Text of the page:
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For this circuit, is the correct KVL:

+10V-V1-V0-V2-(-10V)=0 ?

V0 between the resistors is an open-circuit voltage.

What is the voltage across R1? Is it V1=10V-V0?

And is V2=10V or V2=V0-(-10V)?

schematic

simulate this circuit – Schematic created using CircuitLab

Thanks!

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  • \$\begingroup\$ Since your KVL looks good +10V-V1-V0-V2-(-10V) = 0 ; 10V-V1-V0-V2+10V = 0 And from there we can find V1 = 20V - V2 - V0 or V2 = 20V - V1 - V0 \$\endgroup\$ – G36 Apr 3 '17 at 15:44
  • \$\begingroup\$ Your question will be easier to understand (for us and for you) if you draw the complete circuit, including the sources that produce the "+10 V" and "-10 V". \$\endgroup\$ – The Photon Apr 3 '17 at 15:51
  • \$\begingroup\$ Tip if V0 is open circuit what current is flowing in R1 and R2? What does ohms law tell you about the voltage drop across these trsistors? \$\endgroup\$ – Warren Hill Apr 3 '17 at 16:13
  • \$\begingroup\$ @WarrenHill V0 doesn't have any effect right? Ohm's law should be applied to R1 V1 and R2 V2. Isn't it? \$\endgroup\$ – Krishna Shweta Apr 3 '17 at 17:14
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The open circuit can be replaced by a resistor with infinite value (R3)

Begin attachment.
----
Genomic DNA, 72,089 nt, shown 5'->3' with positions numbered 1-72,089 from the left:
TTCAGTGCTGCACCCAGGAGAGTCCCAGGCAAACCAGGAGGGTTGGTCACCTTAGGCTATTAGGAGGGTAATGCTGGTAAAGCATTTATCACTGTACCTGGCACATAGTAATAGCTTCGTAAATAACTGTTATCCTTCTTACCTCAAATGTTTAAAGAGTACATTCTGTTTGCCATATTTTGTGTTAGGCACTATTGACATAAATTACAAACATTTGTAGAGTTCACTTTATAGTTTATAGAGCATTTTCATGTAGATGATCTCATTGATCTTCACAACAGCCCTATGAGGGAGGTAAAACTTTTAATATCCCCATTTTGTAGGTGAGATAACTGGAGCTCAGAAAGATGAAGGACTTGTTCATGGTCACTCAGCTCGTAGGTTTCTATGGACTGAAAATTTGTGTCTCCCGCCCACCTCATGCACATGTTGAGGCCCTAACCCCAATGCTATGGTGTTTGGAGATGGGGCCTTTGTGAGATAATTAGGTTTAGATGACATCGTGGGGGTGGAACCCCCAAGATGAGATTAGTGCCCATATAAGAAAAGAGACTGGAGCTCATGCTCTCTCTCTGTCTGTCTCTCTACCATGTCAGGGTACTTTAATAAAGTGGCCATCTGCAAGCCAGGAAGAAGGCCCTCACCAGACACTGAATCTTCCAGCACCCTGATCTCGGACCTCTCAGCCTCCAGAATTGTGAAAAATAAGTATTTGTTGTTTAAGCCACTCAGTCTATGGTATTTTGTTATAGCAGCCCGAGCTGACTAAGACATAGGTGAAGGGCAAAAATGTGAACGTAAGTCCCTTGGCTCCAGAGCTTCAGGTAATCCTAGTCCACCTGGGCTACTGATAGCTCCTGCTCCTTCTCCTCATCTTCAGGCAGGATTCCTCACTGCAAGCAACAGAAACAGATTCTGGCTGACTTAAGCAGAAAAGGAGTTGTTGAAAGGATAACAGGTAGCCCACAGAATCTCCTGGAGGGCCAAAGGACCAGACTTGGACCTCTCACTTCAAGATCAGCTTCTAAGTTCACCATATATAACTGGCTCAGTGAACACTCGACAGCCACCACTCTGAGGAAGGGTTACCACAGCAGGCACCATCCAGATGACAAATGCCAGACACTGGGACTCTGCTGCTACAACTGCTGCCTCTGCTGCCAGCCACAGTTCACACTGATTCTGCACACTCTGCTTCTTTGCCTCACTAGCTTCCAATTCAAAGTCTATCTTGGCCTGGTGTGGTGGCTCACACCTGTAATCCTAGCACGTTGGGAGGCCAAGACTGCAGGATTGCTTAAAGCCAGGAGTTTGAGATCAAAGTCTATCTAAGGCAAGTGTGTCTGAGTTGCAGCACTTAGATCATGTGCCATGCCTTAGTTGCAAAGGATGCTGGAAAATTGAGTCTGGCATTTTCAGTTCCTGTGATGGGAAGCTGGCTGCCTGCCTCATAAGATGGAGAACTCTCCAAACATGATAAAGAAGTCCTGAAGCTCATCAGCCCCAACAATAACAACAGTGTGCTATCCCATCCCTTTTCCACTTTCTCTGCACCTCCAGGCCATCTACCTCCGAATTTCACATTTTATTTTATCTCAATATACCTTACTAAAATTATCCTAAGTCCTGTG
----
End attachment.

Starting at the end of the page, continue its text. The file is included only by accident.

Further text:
enter image description here

If we assume that R3 indeed is infinite, R1 and R2 become so small in relation to R3, that we can disregard them. U = I*R, and since current is constant in a series connection, resistance will dictate the voltage distribution across resistors. Hence all voltage will fall across the infinite resistor R3. Now if we agree that R1 and R2 are so small we can disregard them, we are left with this circuit enter image description here

Now we just add all sources. VR3 = V1-V2 = 10 - (-10) = 10+10 = 20V

Hope this helps.

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It doesn't look like V0 has an effect on the answer. It simply shifts the end points of the two resistors. They still collectively have 20V across them regardless of whether V0 is 0V or 1000V. In that case the current through R1 and R2 would be I = 20 / (R1 + R2). The voltage across R1 would be I * R1 = (20 * R1) / (R1 + R2).

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If V0 is open circuit, then there is no current flowing and V0 = 20V. The voltage acrosss R1 is 0 and the voltage acrosss R2 is 0.

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  • \$\begingroup\$ Why really? I thought V1 produced a current through R1, I=V1/R1 and the same for V2, I2=V2/R2. \$\endgroup\$ – JDoeDoe Apr 3 '17 at 18:36
  • \$\begingroup\$ The way I was taught is that the resistance of an open circuit is essentially infinity. That means that the current is V0 / infinity = 0. If there is no current, through R1, then there can be no voltage drop across it. \$\endgroup\$ – JCM II Apr 3 '17 at 18:47

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